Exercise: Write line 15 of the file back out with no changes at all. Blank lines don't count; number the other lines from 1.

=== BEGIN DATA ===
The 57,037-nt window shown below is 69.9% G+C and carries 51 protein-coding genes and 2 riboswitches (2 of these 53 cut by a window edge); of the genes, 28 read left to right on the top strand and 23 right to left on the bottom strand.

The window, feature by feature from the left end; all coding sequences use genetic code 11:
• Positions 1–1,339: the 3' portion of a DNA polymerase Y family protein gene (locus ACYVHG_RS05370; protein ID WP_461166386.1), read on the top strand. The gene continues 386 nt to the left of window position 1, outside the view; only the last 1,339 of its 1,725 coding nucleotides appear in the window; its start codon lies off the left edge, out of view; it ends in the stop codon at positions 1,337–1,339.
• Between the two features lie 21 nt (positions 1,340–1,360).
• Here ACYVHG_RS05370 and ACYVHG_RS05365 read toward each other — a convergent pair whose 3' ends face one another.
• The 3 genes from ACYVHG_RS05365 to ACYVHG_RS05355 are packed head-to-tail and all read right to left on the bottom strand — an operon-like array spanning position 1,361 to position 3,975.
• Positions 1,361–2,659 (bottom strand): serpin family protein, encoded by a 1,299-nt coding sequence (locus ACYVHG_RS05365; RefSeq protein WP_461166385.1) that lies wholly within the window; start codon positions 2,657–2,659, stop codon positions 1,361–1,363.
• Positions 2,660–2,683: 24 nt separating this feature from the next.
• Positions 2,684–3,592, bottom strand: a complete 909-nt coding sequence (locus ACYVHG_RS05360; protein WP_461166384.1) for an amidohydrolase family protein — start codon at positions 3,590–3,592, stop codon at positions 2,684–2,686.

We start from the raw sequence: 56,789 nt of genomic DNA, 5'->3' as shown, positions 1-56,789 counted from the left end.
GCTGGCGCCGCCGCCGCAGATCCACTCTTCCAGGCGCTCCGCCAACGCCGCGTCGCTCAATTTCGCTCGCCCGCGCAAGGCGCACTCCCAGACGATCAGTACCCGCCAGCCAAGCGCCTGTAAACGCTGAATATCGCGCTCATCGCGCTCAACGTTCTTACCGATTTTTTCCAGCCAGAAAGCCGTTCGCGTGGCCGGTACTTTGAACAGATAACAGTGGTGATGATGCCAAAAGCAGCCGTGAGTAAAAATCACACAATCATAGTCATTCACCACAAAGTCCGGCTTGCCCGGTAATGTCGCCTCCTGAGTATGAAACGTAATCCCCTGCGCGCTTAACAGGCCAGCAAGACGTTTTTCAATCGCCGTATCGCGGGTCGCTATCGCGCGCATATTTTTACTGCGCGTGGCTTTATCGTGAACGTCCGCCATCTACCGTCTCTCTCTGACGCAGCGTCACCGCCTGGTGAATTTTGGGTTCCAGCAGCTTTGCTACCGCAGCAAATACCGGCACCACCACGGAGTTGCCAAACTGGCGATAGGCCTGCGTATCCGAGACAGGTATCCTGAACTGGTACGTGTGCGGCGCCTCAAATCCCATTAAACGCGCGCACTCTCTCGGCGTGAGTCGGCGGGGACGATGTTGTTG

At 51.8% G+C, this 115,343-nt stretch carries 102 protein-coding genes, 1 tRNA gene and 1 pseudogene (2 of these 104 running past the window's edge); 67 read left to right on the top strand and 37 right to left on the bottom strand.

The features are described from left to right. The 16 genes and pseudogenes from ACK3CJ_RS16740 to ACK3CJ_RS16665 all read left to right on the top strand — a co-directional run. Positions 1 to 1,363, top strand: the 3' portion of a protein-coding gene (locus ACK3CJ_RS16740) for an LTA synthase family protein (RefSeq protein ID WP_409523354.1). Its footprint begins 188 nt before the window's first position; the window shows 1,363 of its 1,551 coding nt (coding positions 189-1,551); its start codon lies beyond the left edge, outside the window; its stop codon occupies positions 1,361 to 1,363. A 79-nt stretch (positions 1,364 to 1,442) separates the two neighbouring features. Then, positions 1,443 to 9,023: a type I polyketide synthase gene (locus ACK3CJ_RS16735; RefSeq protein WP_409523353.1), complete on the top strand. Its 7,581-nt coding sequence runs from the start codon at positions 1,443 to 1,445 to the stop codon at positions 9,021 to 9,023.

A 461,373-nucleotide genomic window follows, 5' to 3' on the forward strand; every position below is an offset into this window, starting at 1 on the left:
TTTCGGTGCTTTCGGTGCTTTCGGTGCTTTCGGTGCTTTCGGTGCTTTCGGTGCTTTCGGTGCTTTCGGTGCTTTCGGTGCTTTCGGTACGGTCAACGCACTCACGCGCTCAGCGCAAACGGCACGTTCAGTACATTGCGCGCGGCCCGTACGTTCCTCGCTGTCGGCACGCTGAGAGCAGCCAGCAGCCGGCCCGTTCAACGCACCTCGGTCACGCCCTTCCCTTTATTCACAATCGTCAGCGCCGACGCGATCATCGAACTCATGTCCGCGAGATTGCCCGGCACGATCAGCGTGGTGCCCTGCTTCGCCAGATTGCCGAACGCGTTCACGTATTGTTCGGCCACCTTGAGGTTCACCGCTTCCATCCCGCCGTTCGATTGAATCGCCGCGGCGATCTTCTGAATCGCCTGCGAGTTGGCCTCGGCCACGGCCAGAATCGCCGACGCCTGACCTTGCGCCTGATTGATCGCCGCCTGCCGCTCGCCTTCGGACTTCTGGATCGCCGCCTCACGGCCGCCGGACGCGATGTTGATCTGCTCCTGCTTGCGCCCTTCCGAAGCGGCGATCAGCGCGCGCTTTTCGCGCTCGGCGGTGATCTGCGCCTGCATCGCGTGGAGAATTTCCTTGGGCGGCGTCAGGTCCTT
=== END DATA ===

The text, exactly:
TTTCGGTGCTTTCGGTGCTTTCGGTGCTTTCGGTGCTTTCGGTGCTTTCGGTGCTTTCGGTGCTTTCGGTGCTTTCGGTGCTTTCGGTACGGTCAACGCACTCACGCGCTCAGCGCAAACGGCACGTTCAGTACATTGCGCGCGGCCCGTACGTTCCTCGCTGTCGGCACGCTGAGAGCAGCCAGCAGCCGGCCCGTTCAACGCACCTCGGTCACGCCCTTCCCTTTATTCACAATCGTCAGCGCCGACGCGATCATCGAACTCATGTCCGCGAGATTGCCCGGCACGATCAGCGTGGTGCCCTGCTTCGCCAGATTGCCGAACGCGTTCACGTATTGTTCGGCCACCTTGAGGTTCACCGCTTCCATCCCGCCGTTCGATTGAATCGCCGCGGCGATCTTCTGAATCGCCTGCGAGTTGGCCTCGGCCACGGCCAGAATCGCCGACGCCTGACCTTGCGCCTGATTGATCGCCGCCTGCCGCTCGCCTTCGGACTTCTGGATCGCCGCCTCACGGCCGCCGGACGCGATGTTGATCTGCTCCTGCTTGCGCCCTTCCGAAGCGGCGATCAGCGCGCGCTTTTCGCGCTCGGCGGTGATCTGCGCCTGCATCGCGTGGAGAATTTCCTTGGGCGGCGTCAGGTCCTT